The Use of Anabolic Steroids to Improve Function After Spinal Cord Injury
The purpose of this study is to determine the effect of oxandrolone on the function and quality of life of patients with chronic spinal cord injury.
|Study Design:||Allocation: Randomized
Endpoint Classification: Efficacy Study
Intervention Model: Single Group Assignment
Primary Purpose: Treatment
|Official Title:||The Use of Oxandrolone to Improve Function in Persons With Chronic Spinal Cord Injury|
- Part-A: lean body mass, upper extremity muscle strength. Measures are made at baseline, 12-weeks (end of intervention), and at 24-weeks.
- Part-B: respiratory function, efficency of ambulaton (speed and quality of gait). Measures are made at baseline,
- 12-weeks (end of intervention), and at 24-weeks.
- Part-A: maximum VO2/respiratory function, functional status, safety, quality of life, community
- Part-B: upper extremity strength, lean body mass, functional status, safety, quality of life, community
|Study Start Date:||January 2004|
|Study Completion Date:||May 2006|
Spinal cord injury results in significant loss of muscle mass. Oxandrolone, a derivative of testosterone, is an anabolic steroid shown to promote gain in body weight and muscle mass after trauma, severe illness, surgery, burns, and stress. To date there are no studies that have evaluated the effect of oxandrolone in persons with chronic spinal cord injury. This study will assess the effect of oxandrolone on strength, metabolic rate, lean body mass, pulmonary function, and ambulation in persons with chronic SCI. This study has the potential to yield valuable information concerning the use of oxandrolone after SCI.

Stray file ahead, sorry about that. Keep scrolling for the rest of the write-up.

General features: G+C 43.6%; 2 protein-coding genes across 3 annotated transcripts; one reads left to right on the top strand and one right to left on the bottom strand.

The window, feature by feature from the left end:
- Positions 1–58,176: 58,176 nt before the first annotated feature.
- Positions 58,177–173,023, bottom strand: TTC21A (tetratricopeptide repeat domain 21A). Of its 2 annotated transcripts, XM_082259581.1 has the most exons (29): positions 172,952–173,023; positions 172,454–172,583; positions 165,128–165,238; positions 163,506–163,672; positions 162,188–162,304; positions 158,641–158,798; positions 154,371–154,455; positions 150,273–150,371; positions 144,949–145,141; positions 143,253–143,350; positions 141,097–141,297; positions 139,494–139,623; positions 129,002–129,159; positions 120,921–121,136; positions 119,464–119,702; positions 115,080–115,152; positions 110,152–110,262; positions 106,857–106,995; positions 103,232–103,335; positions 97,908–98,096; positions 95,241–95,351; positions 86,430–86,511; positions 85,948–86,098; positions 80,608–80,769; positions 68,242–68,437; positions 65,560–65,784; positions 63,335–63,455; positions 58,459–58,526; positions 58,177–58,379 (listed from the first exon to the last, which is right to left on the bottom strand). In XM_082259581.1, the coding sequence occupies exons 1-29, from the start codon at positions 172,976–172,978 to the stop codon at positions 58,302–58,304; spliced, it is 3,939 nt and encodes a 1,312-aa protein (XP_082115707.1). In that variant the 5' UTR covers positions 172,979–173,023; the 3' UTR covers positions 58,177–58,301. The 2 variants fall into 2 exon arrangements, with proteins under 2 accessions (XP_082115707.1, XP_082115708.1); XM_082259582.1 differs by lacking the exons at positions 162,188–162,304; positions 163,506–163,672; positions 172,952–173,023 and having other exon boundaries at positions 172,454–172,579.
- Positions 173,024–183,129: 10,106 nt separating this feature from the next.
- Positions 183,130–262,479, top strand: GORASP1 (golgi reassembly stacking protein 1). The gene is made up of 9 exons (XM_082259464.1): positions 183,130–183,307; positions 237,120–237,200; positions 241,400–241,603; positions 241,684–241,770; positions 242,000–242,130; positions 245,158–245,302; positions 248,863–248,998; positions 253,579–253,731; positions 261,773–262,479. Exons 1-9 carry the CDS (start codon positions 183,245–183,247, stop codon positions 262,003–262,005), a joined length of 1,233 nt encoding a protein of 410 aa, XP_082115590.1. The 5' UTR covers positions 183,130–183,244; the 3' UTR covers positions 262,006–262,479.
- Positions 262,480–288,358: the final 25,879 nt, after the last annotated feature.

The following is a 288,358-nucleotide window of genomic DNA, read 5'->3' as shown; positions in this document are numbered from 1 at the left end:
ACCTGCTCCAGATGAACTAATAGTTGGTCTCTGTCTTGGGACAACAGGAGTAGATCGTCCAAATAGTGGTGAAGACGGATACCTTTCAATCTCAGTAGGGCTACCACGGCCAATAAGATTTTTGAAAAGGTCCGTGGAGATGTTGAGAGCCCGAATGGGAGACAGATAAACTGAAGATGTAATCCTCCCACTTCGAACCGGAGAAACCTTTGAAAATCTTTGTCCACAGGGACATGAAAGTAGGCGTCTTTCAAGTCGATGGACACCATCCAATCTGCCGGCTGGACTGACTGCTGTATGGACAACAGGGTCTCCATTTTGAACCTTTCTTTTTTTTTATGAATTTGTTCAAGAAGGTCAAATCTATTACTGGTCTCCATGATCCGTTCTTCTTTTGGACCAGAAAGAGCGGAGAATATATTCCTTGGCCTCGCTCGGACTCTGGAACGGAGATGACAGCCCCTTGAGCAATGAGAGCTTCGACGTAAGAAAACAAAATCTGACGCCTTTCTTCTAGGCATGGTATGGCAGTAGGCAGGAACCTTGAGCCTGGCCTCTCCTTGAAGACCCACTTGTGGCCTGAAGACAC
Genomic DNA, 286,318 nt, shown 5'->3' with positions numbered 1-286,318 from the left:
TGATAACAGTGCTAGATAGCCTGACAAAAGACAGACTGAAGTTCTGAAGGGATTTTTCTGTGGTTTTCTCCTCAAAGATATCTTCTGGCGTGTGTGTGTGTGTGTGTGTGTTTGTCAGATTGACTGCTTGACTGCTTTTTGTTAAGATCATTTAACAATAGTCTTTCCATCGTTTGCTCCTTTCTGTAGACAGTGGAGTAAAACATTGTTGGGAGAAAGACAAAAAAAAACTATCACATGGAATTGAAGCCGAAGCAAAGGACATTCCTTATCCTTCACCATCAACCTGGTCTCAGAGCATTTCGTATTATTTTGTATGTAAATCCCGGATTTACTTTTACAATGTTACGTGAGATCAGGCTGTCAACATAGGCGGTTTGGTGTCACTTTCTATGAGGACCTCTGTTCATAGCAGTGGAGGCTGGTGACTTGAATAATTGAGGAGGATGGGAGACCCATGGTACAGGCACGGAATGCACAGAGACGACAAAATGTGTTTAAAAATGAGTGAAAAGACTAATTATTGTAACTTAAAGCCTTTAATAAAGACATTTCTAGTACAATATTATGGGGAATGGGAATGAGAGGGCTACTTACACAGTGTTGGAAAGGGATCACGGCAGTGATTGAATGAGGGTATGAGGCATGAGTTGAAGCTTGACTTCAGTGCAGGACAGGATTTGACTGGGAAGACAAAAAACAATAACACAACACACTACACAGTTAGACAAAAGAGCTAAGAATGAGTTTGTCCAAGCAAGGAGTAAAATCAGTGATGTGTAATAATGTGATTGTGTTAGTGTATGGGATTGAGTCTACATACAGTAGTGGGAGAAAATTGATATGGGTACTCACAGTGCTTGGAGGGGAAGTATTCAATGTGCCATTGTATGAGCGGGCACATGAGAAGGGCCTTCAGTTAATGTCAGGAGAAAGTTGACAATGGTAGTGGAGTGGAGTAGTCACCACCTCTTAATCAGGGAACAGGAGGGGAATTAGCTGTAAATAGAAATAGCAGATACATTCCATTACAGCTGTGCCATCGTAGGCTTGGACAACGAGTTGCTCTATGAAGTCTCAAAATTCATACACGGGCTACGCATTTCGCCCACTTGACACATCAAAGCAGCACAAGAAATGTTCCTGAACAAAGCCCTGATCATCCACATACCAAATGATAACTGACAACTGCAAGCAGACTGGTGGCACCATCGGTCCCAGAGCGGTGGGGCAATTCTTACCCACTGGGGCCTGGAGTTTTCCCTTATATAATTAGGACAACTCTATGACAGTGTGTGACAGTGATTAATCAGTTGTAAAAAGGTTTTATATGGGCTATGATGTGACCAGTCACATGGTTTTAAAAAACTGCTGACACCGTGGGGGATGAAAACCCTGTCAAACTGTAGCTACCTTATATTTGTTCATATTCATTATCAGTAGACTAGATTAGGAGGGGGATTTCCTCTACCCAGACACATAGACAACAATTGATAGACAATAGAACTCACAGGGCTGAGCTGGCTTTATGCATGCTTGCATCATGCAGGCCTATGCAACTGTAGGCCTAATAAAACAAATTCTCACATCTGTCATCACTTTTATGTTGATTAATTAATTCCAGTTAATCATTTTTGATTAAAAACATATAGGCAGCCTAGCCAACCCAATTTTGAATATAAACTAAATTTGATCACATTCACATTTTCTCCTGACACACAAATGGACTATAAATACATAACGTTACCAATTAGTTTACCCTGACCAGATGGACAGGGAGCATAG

Please refer to this study by its ClinicalTrials.gov identifier: NCT00223769
|United States, Florida|
|Miami Veterans Affairs Medical Center|
|Miami, Florida, United States, 33125|
|Principal Investigator:||Kresimir Banovac, PhD MD||VA Spinal Cord Injury Service|